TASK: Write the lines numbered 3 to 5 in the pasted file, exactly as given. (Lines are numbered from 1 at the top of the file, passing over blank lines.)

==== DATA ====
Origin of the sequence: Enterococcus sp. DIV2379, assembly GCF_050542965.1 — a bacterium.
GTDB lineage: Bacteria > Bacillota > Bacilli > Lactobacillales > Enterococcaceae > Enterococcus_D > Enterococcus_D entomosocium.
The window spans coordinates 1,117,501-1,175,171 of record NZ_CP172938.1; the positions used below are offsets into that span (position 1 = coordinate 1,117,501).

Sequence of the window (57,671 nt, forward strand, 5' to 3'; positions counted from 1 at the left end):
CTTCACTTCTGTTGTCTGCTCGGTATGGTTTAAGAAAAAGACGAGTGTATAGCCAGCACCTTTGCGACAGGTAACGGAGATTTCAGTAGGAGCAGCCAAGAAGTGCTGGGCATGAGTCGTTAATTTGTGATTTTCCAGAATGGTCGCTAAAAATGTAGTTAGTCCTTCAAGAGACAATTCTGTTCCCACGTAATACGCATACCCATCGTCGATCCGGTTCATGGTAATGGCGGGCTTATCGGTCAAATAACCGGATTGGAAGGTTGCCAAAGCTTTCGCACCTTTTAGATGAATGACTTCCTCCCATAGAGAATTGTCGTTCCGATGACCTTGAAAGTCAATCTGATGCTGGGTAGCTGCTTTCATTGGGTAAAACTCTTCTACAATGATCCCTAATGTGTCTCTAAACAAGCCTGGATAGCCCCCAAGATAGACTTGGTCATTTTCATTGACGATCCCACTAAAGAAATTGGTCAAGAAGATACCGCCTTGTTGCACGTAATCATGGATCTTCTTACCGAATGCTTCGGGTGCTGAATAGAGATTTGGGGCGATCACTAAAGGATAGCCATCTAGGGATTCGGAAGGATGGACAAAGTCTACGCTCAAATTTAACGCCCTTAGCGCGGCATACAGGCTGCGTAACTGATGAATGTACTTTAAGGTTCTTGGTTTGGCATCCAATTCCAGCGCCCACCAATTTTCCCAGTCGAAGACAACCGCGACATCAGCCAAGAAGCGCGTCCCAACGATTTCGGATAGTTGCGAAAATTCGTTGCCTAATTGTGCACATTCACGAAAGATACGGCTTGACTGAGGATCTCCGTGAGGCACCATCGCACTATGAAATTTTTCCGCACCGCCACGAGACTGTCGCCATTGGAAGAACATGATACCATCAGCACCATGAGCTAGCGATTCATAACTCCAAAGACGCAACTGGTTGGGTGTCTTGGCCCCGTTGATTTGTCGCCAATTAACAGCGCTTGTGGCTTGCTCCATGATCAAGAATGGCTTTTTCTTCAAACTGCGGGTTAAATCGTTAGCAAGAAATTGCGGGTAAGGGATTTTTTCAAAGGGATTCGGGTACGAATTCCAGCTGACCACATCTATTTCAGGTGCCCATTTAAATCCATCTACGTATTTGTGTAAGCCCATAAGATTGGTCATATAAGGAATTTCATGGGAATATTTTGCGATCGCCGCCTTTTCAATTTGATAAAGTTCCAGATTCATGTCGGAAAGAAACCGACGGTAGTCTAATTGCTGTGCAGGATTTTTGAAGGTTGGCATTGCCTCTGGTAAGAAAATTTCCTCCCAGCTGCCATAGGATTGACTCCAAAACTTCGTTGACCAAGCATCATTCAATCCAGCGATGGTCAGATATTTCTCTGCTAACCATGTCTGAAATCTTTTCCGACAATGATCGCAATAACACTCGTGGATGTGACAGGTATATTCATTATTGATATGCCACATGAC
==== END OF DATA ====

The window spans coordinates 1,117,501-1,175,171 of record NZ_CP172938.1; the positions used below are offsets into that span (position 1 = coordinate 1,117,501).

Sequence of the window (57,671 nt, forward strand, 5' to 3'; positions counted from 1 at the left end):
CTTCACTTCTGTTGTCTGCTCGGTATGGTTTAAGAAAAAGACGAGTGTATAGCCAGCACCTTTGCGACAGGTAACGGAGATTTCAGTAGGAGCAGCCAAGAAGTGCTGGGCATGAGTCGTTAATTTGTGATTTTCCAGAATGGTCGCTAAAAATGTAGTTAGTCCTTCAAGAGACAATTCTGTTCCCACGTAATACGCATACCCATCGTCGATCCGGTTCATGGTAATGGCGGGCTTATCGGTCAAATAACCGGATTGGAAGGTTGCCAAAGCTTTCGCACCTTTTAGATGAATGACTTCCTCCCATAGAGAATTGTCGTTCCGATGACCTTGAAAGTCAATCTGATGCTGGGTAGCTGCTTTCATTGGGTAAAACTCTTCTACAATGATCCCTAATGTGTCTCTAAACAAGCCTGGATAGCCCCCAAGATAGACTTGGTCATTTTCATTGACGATCCCACTAAAGAAATTGGTCAAGAAGATACCGCCTTGTTGCACGTAATCATGGATCTTCTTACCGAATGCTTCGGGTGCTGAATAGAGATTTGGGGCGATCACTAAAGGATAGCCATCTAGGGATTCGGAAGGATGGACAAAGTCTACGCTCAAATTTAACGCCCTTAGCGCGGCATACAGGCTGCGTAACTGATGAATGTACTTTAAGGTTCTTGGTTTGGCATCCAATTCCAGCGCCCACCAATTTTCCCAGTCGAAGACAACCGCGACATCAGCCAAGAAGCGCGTCCCAACGATTTCGGATAGTTGCGAAAATTCGTTGCCTAATTGTGCACATTCACGAAAGATACGGCTTGACTGAGGATCTCCGTGAGGCACCATCGCACTATGAAATTTTTCCGCACCGCCACGAGACTGTCGCCATTGGAAGAACATGATACCATCAGCACCATGAGCTAGCGATTCATAACTCCAAAGACGCAACTGGTTGGGTGTCTTGGCCCCGTTGATTTGTCGCCAATTAACAGCGCTTGTGGCTTGCTCCATGATCAAGAATGGCTTTTTCTTCAAACTGCGGGTTAAATCGTTAGCAAGAAATTGCGGGTAAGGGATTTTTTCAAAGGGATTCGGGTACGAATTCCAGCTGACCACATCTATTTCAGGTGCCCATTTAAATCCATCTACGTATTTGTGTAAGCCCATAAGATTGGTCATATAAGGAATTTCATGGGAATATTTTGCGATCGCCGCCTTTTCAATTTGATAAAGTTCCAGATTCATGTCGGAAAGAAACCGACGGTAGTCTAATTGCTGTGCAGGATTTTTGAAGGTTGGCATTGCCTCTGGTAAGAAAATTTCCTCCCAGCTGCCATAGGATTGACTCCAAAACTTCGTTGACCAAGCATCATTCAATCCAGCGATGGTCAGATATTTCTCTGCTAACCATGTCTGAAATCTTTTCCGACAATGATCGCAATAACACTCGTGGATGTGACAGGTATATTCATTATTGATATGCCACATGAC